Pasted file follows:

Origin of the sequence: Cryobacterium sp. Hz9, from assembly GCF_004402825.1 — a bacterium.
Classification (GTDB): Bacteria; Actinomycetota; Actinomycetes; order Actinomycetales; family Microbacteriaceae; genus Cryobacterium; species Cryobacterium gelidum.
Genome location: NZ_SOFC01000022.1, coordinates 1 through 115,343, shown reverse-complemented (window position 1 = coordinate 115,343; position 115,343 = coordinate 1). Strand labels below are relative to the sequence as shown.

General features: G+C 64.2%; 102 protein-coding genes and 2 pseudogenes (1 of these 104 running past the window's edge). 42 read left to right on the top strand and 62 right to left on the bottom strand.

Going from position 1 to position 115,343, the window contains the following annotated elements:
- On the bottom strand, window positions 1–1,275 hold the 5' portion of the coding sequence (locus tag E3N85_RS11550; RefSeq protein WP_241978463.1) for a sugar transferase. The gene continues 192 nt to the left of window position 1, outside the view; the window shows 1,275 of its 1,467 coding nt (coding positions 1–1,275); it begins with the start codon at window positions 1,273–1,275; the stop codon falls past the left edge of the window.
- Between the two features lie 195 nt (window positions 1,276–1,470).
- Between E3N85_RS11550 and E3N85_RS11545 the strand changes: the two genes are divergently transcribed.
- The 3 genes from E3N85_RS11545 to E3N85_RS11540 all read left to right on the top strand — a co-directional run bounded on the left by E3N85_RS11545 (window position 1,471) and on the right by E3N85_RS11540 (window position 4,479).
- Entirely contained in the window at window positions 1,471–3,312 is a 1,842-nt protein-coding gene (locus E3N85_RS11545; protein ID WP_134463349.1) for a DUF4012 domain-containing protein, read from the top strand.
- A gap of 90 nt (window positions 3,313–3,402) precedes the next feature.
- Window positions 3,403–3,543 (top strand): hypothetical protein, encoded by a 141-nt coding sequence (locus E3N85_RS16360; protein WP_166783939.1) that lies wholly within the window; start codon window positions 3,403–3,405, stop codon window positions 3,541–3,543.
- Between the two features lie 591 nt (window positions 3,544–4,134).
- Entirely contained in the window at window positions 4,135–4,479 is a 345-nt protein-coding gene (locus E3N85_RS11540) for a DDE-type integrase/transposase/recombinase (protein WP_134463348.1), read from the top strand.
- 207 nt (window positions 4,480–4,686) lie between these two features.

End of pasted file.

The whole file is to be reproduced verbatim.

Origin of the sequence: Cryobacterium sp. Hz9, from assembly GCF_004402825.1 — a bacterium.
Classification (GTDB): Bacteria; Actinomycetota; Actinomycetes; order Actinomycetales; family Microbacteriaceae; genus Cryobacterium; species Cryobacterium gelidum.
Genome location: NZ_SOFC01000022.1, coordinates 1 through 115,343, shown reverse-complemented (window position 1 = coordinate 115,343; position 115,343 = coordinate 1). Strand labels below are relative to the sequence as shown.

General features: G+C 64.2%; 102 protein-coding genes and 2 pseudogenes (1 of these 104 running past the window's edge). 42 read left to right on the top strand and 62 right to left on the bottom strand.

Going from position 1 to position 115,343, the window contains the following annotated elements:
- On the bottom strand, window positions 1–1,275 hold the 5' portion of the coding sequence (locus tag E3N85_RS11550; RefSeq protein WP_241978463.1) for a sugar transferase. The gene continues 192 nt to the left of window position 1, outside the view; the window shows 1,275 of its 1,467 coding nt (coding positions 1–1,275); it begins with the start codon at window positions 1,273–1,275; the stop codon falls past the left edge of the window.
- Between the two features lie 195 nt (window positions 1,276–1,470).
- Between E3N85_RS11550 and E3N85_RS11545 the strand changes: the two genes are divergently transcribed.
- The 3 genes from E3N85_RS11545 to E3N85_RS11540 all read left to right on the top strand — a co-directional run bounded on the left by E3N85_RS11545 (window position 1,471) and on the right by E3N85_RS11540 (window position 4,479).
- Entirely contained in the window at window positions 1,471–3,312 is a 1,842-nt protein-coding gene (locus E3N85_RS11545; protein ID WP_134463349.1) for a DUF4012 domain-containing protein, read from the top strand.
- A gap of 90 nt (window positions 3,313–3,402) precedes the next feature.
- Window positions 3,403–3,543 (top strand): hypothetical protein, encoded by a 141-nt coding sequence (locus E3N85_RS16360; protein WP_166783939.1) that lies wholly within the window; start codon window positions 3,403–3,405, stop codon window positions 3,541–3,543.
- Between the two features lie 591 nt (window positions 3,544–4,134).
- Entirely contained in the window at window positions 4,135–4,479 is a 345-nt protein-coding gene (locus E3N85_RS11540) for a DDE-type integrase/transposase/recombinase (protein WP_134463348.1), read from the top strand.
- 207 nt (window positions 4,480–4,686) lie between these two features.